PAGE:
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Warm-Up Activity: Measuring Ourselves

Using your own body, determine:


How many hands tall are you?
How many finger-widths tall is your head?
How many finger-widths is it from your
elbow to the tip of your finger?
Compare your results with your neighbors.

A Concise and Abbreviated History of


Measurement

photo credit: Xavier de Jaurguiberry

image credit: Jerry Lipka et al

Diagram of Yupik (Alaska


Native) units of length

Relief carving of Ancient


Greek measurement using
hand span and foot
Diagram of Egyptian
definitions of cubit and
palm

Units of measurement based on the human body

The Smoot

photo credit: Denimadept creative commons

The Harvard Bridge between Boston and


Cambridge, MA. The Harvard Bridge is 364.4
Smoots in length, plus or minus an ear.

photo credit: MIT museum via Dave Schumaker

Oliver Smoot being used to measure the


Harvard Bridge in 1958.

With trade and taxation came the need for


standardized units

photo credit: Andrew Robinson

Standardized weights from the Indus river valley

photo credit: Claudia Zaslavsky

Standard weights for measuring gold


dust used by the Asante of Ghana

photo credit: John Hill creative commons

A bronze ruler from the Han dynasty in China

Systems of measurement commonly used in the US:


The English or Imperial System

image credit: Ian Whitelaw

The early English inch was defined as the


length of three barleycorns laid end-toend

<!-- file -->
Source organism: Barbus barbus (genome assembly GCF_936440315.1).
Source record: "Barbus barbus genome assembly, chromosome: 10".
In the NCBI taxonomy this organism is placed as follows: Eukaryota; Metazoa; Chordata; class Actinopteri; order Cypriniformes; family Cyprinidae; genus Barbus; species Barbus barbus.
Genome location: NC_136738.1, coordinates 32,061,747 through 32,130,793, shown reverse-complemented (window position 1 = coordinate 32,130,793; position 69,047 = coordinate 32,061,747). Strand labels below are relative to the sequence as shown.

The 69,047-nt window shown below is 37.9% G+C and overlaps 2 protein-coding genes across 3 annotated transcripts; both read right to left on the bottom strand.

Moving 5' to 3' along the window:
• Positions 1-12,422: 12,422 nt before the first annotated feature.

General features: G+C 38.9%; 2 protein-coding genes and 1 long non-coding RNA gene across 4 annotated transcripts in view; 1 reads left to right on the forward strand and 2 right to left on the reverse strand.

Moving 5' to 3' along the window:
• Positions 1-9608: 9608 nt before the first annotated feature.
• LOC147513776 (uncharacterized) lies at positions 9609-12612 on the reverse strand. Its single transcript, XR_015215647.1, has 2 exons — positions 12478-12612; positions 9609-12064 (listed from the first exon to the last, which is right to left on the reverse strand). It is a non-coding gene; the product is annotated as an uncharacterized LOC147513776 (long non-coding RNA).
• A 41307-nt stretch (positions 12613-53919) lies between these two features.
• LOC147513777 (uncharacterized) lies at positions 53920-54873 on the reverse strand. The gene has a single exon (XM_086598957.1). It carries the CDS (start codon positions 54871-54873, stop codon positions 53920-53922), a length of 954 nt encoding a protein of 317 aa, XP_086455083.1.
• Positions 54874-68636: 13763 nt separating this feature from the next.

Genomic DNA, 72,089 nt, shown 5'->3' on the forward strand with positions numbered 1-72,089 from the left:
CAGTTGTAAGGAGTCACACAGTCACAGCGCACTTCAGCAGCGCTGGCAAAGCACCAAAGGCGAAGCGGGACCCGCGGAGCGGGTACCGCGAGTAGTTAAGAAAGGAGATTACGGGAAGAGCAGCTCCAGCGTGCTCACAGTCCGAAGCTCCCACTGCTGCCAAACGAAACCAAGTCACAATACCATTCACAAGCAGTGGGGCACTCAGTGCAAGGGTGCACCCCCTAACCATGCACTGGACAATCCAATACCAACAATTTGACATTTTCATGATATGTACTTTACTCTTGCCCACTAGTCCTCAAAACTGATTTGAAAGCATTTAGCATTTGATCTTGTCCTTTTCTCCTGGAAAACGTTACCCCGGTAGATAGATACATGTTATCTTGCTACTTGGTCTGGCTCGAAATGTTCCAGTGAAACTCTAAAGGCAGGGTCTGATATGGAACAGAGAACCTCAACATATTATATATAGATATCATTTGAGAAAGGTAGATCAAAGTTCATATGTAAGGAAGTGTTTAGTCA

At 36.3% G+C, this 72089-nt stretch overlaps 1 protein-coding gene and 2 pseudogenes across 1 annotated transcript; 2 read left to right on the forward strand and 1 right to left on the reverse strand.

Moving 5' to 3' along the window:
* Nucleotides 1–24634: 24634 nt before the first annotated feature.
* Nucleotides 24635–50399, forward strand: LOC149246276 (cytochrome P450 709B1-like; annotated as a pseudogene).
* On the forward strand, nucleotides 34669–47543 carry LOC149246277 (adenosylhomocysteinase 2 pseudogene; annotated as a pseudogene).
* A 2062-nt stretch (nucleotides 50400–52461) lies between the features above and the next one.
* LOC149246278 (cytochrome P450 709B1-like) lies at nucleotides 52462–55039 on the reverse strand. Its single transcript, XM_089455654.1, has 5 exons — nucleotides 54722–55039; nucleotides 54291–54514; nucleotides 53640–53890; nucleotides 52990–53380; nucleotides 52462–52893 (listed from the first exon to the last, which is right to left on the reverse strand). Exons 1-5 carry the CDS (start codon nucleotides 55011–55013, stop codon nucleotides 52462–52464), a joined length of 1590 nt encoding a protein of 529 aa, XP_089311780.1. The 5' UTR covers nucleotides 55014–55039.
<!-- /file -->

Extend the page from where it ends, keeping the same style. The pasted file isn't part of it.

photo credit: Andrew Robinson

King George the III of Englands


standard weights from 1773.

Systems of measurement commonly used in the US:


The Metric System

Since 1983, the meter has been defined as


the distance that light travels in 1
299,792458th of a second
Commemorative stamp showing the
French Republic measuring one quarter of
the earths circumference the original
idea behind the meter

Systems of measurement commonly used in the US:


More about the metric system
1 cm
1 cm
1 cm

A cube of water with sides each 1 cm has


a mass of 1 gram
photo credit: Harry Turner, National Reseach Council of Canada

The Canadian Standard Kilogram. The


kilogram is the only unit in the metric
system defined by an actual object.

The nickel has a mass of 5 grams

Bibliography
Lipka, Jerry, Tod Shockey and Barbara Adams. Bridging Yupik Ways of
Measuring to Western Mathematics in Learning and Teaching
Measurement: 2003 Yearbook. Ed. Douglas Clements and George Bright. The
National Council of Teachers of Mathematics, Inc,
Reston, VA. 2003
Robinson, Andrew. The Story of Measurement. Thames and Hudson Ltd,
London, UK. 2007
Tavernor, Robert. Smoots Ear: The Measure of Humanity. Yale University
Press, New Haven, CT. 2007
Whitelaw, Ian. A Measure of All Things: the story of man and measurement.
Quid publishing, Hove, England. 2007
Zaslavsky, Claudia. Africa Counts: Number and Pattern in African Culture.
Prindle, Weber, and Schmidt Inc, Boston, MA. 1973

Your turn: Discussion


In groups of 2 or 3, discuss the following
questions:
Why do we measure?
How do we choose what to use to measure?
Think not only in general, but also in the context
of your work in your program.